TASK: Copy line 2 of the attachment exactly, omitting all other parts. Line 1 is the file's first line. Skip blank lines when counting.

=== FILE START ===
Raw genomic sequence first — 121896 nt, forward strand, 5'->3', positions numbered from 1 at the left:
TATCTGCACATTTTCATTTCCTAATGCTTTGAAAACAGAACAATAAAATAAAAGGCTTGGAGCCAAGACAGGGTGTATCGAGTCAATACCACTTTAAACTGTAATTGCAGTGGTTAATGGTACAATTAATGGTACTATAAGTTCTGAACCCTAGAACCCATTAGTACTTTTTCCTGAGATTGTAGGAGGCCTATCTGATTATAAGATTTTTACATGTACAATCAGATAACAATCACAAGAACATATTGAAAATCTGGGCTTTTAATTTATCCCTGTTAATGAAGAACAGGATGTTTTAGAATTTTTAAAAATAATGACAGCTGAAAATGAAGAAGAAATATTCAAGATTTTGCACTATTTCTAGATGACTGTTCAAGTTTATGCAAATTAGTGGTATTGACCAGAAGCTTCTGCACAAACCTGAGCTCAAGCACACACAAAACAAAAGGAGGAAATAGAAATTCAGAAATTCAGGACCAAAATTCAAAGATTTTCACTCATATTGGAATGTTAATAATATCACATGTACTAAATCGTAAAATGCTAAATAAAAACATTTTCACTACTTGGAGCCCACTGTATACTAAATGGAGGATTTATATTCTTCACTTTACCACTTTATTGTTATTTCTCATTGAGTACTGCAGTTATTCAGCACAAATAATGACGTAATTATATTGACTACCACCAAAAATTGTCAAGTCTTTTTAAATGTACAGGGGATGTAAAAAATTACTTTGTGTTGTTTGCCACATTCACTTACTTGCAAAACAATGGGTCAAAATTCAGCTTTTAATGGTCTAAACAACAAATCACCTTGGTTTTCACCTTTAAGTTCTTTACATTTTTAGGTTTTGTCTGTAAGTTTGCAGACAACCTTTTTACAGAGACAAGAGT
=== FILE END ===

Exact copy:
TATCTGCACATTTTCATTTCCTAATGCTTTGAAAACAGAACAATAAAATAAAAGGCTTGGAGCCAAGACAGGGTGTATCGAGTCAATACCACTTTAAACTGTAATTGCAGTGGTTAATGGTACAATTAATGGTACTATAAGTTCTGAACCCTAGAACCCATTAGTACTTTTTCCTGAGATTGTAGGAGGCCTATCTGATTATAAGATTTTTACATGTACAATCAGATAACAATCACAAGAACATATTGAAAATCTGGGCTTTTAATTTATCCCTGTTAATGAAGAACAGGATGTTTTAGAATTTTTAAAAATAATGACAGCTGAAAATGAAGAAGAAATATTCAAGATTTTGCACTATTTCTAGATGACTGTTCAAGTTTATGCAAATTAGTGGTATTGACCAGAAGCTTCTGCACAAACCTGAGCTCAAGCACACACAAAACAAAAGGAGGAAATAGAAATTCAGAAATTCAGGACCAAAATTCAAAGATTTTCACTCATATTGGAATGTTAATAATATCACATGTACTAAATCGTAAAATGCTAAATAAAAACATTTTCACTACTTGGAGCCCACTGTATACTAAATGGAGGATTTATATTCTTCACTTTACCACTTTATTGTTATTTCTCATTGAGTACTGCAGTTATTCAGCACAAATAATGACGTAATTATATTGACTACCACCAAAAATTGTCAAGTCTTTTTAAATGTACAGGGGATGTAAAAAATTACTTTGTGTTGTTTGCCACATTCACTTACTTGCAAAACAATGGGTCAAAATTCAGCTTTTAATGGTCTAAACAACAAATCACCTTGGTTTTCACCTTTAAGTTCTTTACATTTTTAGGTTTTGTCTGTAAGTTTGCAGACAACCTTTTTACAGAGACAAGAGT